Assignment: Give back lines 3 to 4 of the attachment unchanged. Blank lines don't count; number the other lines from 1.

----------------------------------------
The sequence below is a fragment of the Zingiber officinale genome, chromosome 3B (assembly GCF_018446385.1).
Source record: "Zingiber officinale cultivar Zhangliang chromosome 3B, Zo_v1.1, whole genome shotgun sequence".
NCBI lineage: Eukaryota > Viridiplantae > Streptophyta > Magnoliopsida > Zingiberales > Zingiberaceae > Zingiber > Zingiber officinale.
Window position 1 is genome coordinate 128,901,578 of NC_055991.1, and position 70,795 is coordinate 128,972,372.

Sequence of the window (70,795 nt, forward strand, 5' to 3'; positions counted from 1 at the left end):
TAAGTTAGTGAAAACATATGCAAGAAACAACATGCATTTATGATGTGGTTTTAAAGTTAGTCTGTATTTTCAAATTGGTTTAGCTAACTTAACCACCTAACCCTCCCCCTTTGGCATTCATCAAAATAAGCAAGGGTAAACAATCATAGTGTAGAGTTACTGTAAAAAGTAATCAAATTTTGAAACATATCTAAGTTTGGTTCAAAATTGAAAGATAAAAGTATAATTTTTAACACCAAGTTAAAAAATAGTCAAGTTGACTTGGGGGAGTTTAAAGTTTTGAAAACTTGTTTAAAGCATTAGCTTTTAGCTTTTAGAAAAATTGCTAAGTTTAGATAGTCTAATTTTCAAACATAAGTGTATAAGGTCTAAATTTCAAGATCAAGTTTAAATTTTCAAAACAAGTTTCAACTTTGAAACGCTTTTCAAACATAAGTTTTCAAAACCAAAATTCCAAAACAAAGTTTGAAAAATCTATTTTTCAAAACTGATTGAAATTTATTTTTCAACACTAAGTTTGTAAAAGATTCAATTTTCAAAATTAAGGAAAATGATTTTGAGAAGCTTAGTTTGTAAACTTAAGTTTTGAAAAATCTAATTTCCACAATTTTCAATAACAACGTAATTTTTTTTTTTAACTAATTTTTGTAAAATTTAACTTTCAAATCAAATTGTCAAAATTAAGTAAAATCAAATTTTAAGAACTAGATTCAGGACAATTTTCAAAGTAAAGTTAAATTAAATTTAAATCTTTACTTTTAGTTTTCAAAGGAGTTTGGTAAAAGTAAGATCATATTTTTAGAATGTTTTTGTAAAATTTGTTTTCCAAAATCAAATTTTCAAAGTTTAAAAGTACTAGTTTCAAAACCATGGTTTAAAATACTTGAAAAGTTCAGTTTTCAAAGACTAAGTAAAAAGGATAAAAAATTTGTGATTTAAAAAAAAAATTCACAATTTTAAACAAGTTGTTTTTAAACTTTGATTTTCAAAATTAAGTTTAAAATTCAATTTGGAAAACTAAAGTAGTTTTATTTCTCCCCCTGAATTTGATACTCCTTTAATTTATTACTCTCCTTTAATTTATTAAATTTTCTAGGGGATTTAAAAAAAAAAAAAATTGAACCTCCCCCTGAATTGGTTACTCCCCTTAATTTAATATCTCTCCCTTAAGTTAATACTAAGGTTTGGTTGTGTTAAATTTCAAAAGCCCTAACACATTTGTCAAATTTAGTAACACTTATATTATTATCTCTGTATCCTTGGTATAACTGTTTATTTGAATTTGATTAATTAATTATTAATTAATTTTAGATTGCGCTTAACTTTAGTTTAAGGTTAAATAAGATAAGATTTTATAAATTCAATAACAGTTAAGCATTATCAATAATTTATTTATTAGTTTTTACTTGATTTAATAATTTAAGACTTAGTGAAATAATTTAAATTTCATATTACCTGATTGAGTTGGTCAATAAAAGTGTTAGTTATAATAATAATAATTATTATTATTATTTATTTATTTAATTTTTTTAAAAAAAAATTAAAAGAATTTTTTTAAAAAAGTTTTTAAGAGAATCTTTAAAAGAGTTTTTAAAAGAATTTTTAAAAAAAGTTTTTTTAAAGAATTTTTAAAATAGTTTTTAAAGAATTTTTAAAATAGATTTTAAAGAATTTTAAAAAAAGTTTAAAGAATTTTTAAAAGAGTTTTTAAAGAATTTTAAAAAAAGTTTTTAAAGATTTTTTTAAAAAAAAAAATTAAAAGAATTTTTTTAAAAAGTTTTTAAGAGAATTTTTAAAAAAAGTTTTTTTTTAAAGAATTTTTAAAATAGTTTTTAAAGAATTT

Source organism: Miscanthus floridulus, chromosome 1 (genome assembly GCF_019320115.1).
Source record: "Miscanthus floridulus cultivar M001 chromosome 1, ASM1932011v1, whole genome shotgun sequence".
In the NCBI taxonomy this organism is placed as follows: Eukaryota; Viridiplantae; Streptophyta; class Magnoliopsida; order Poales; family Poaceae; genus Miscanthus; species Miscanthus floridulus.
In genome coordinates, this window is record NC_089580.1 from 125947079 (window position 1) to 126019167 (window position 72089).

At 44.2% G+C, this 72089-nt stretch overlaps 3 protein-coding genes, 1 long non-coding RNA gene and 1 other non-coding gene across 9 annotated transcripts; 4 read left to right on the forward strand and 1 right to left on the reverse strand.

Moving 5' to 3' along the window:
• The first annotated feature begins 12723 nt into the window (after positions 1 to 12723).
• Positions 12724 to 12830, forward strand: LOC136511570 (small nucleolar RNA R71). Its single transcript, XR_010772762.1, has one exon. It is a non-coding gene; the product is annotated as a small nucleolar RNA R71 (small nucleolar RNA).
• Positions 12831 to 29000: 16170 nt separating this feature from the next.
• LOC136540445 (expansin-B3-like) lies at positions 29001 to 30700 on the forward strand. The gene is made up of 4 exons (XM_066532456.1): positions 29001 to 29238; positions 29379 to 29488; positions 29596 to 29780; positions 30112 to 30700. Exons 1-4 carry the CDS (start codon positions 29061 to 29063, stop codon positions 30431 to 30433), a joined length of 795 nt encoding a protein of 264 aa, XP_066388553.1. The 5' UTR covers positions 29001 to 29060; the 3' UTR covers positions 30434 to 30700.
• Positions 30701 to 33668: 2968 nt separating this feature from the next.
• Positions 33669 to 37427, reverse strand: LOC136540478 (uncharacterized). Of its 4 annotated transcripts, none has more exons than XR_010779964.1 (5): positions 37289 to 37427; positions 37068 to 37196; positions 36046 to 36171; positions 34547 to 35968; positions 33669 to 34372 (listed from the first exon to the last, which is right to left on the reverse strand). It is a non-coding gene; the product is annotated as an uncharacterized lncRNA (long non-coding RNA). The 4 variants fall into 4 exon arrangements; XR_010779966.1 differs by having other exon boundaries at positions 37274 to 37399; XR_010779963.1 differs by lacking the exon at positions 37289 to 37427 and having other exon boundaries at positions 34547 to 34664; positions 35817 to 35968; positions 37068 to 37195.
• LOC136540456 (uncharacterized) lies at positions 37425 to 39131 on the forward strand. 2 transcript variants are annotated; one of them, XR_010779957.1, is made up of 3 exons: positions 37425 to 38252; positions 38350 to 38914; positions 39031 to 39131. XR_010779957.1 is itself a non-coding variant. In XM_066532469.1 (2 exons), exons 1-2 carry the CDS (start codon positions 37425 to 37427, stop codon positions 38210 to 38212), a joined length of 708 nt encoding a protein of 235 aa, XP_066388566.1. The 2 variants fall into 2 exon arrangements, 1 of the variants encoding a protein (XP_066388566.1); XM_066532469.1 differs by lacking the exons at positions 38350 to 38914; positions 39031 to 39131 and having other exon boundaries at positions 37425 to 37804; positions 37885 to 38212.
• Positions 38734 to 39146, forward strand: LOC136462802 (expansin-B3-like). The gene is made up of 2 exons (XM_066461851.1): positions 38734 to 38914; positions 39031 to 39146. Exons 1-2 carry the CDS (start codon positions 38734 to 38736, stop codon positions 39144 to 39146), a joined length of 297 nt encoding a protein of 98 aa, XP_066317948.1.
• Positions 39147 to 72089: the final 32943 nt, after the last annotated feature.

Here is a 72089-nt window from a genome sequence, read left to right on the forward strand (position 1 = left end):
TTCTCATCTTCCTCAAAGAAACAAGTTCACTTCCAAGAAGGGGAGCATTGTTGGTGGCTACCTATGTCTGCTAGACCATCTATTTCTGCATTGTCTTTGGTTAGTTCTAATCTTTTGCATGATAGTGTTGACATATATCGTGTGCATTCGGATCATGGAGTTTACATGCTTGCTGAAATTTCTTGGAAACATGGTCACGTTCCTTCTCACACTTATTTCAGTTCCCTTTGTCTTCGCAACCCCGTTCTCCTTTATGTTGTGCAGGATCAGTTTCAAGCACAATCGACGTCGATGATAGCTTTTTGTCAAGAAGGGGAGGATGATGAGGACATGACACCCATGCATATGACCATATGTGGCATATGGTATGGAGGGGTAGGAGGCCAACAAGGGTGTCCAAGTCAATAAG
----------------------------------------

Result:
NCBI lineage: Eukaryota > Viridiplantae > Streptophyta > Magnoliopsida > Zingiberales > Zingiberaceae > Zingiber > Zingiber officinale.
Window position 1 is genome coordinate 128,901,578 of NC_055991.1, and position 70,795 is coordinate 128,972,372.